Israel has been enforcing tight controls on cross-border trade since August, reports the Wall Street Journal, following allegations that a manager at Christian aid charity World Vision diverted more than $50 million to Hamas. (The case is ongoing.)
Gaza, which occupies an increasingly small strip of land between Egypt and Israel, already has three bottling plants. However, these all use plastic bottles and aluminum cans, which require the movement of materials across the border.
The new plant plans to surmount logistical issues by using recyclable glass bottles, and is looking to circulate around three million of them throughout the territory.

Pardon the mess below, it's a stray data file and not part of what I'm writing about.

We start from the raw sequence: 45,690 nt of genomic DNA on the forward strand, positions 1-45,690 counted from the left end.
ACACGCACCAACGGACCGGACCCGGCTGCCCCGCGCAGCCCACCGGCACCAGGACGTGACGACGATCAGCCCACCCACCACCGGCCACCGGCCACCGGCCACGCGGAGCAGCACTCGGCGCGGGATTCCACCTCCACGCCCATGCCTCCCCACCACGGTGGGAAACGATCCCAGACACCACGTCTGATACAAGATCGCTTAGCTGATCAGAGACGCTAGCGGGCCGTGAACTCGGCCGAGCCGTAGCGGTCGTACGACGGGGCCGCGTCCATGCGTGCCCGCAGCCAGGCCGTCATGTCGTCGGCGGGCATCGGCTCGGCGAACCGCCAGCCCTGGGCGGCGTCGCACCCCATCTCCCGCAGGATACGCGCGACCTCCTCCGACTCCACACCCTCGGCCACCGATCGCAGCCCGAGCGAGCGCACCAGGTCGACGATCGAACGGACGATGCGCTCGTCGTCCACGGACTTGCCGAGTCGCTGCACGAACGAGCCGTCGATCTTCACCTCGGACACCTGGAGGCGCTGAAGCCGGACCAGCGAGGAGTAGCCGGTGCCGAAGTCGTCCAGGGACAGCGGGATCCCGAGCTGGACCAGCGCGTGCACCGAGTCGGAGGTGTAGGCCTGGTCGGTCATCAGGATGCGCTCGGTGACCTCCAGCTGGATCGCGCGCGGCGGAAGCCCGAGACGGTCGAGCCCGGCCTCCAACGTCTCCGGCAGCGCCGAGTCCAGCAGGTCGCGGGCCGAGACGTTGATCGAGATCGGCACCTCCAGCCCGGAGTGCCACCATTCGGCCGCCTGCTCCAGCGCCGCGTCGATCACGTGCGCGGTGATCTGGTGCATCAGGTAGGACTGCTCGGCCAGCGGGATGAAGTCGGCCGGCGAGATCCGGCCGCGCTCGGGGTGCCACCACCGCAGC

The opening of the bottling plant on Wednesday was hailed as a symbol of hope, and has been described as "the first significant economic development in the territory in decades," by the BBC.
“We see the reality of the living conditions.[But] what we are doing in Gaza will be to our benefit,” Zahi Khouri, head of Coca-Cola's partner company, Palestine-based National Beverage Co., told the BBC.
The glass bottles will have the added benefit of being cheaper than plastic-bottled coke.
For more on Coca-Cola, watch this Fortune video:
Coca-Cola arrived in Palestine 18 years ago. As in its other territories, Coca-Cola operates in conjunction with a local partner, in this case National Beverage Co., that takes care of plant construction, while Coca-Cola looks after sales and marketing.
There are only two countries in the world where Coca-Cola does not have a presence: Cuba and North Korea. However, with Fidel Castro's passing earlier this month, economic liberalization is a distinct possibility in the former.